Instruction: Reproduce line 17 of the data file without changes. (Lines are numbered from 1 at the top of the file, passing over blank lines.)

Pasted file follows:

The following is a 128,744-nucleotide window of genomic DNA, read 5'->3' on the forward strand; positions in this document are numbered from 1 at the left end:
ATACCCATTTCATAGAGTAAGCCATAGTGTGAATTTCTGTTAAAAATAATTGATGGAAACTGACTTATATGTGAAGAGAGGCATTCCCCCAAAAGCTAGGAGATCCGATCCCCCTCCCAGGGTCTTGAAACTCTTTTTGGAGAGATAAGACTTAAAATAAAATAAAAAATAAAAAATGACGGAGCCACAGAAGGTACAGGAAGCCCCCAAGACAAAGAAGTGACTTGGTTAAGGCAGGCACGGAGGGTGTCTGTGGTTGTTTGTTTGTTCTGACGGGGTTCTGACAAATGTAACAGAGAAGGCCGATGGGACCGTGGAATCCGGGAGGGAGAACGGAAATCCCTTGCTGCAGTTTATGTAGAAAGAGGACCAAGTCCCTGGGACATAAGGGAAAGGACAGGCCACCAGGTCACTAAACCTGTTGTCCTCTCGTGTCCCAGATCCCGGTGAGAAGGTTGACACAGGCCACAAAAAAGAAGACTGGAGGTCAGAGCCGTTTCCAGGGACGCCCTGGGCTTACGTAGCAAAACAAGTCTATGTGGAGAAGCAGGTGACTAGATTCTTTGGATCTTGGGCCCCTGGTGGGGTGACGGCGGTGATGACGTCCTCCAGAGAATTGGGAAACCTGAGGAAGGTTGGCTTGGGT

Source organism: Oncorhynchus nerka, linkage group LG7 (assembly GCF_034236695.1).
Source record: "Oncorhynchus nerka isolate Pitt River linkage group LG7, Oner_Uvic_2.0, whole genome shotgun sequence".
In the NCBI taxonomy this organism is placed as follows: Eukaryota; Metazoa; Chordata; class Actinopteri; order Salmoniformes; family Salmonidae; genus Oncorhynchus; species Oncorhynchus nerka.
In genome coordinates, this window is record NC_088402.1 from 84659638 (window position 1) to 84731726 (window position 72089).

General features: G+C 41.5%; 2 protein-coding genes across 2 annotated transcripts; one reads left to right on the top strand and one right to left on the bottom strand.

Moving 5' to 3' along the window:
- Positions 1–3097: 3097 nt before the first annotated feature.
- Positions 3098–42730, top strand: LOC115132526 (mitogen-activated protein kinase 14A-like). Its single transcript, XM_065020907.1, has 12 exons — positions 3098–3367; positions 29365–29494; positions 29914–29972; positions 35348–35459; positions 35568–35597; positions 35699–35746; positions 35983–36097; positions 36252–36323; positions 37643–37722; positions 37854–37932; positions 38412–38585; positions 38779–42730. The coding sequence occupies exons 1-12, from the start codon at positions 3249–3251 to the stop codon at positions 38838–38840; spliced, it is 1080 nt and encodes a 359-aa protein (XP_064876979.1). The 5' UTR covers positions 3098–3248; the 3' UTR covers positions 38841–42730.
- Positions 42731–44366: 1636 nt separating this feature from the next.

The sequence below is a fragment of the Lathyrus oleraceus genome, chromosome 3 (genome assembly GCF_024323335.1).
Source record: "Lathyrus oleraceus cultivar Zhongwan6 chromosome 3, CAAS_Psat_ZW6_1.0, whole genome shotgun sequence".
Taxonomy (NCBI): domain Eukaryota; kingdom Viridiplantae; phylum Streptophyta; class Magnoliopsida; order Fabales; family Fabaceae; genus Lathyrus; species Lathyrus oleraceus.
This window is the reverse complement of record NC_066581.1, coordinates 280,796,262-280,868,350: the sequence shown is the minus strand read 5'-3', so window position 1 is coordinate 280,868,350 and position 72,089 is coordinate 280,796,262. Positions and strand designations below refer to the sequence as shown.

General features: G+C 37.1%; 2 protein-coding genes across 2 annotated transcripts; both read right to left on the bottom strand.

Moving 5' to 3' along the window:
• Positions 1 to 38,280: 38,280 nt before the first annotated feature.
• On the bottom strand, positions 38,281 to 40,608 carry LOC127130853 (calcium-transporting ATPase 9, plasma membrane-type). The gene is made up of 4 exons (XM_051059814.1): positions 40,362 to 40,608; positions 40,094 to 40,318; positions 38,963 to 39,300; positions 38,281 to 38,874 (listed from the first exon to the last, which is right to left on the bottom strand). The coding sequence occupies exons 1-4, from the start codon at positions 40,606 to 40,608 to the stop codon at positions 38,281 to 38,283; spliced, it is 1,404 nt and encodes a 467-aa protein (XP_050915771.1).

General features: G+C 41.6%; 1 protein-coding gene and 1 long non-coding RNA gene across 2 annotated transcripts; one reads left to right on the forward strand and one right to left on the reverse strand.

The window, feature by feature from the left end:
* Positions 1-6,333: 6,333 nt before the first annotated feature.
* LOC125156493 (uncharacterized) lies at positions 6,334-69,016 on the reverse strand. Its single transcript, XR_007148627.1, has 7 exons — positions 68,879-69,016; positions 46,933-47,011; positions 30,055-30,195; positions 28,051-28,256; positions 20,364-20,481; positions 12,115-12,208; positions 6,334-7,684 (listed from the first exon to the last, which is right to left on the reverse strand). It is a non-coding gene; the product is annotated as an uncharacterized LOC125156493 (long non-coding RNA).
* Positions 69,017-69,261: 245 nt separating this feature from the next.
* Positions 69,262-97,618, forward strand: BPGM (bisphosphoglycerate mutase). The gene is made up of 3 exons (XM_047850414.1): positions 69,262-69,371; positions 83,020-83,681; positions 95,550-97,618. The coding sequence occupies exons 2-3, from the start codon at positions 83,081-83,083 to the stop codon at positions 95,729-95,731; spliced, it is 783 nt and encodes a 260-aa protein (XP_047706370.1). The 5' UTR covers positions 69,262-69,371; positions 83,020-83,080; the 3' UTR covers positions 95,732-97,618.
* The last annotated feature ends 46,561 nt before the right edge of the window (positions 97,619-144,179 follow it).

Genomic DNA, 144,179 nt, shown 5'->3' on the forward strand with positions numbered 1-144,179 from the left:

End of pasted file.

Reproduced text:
Moving 5' to 3' along the window: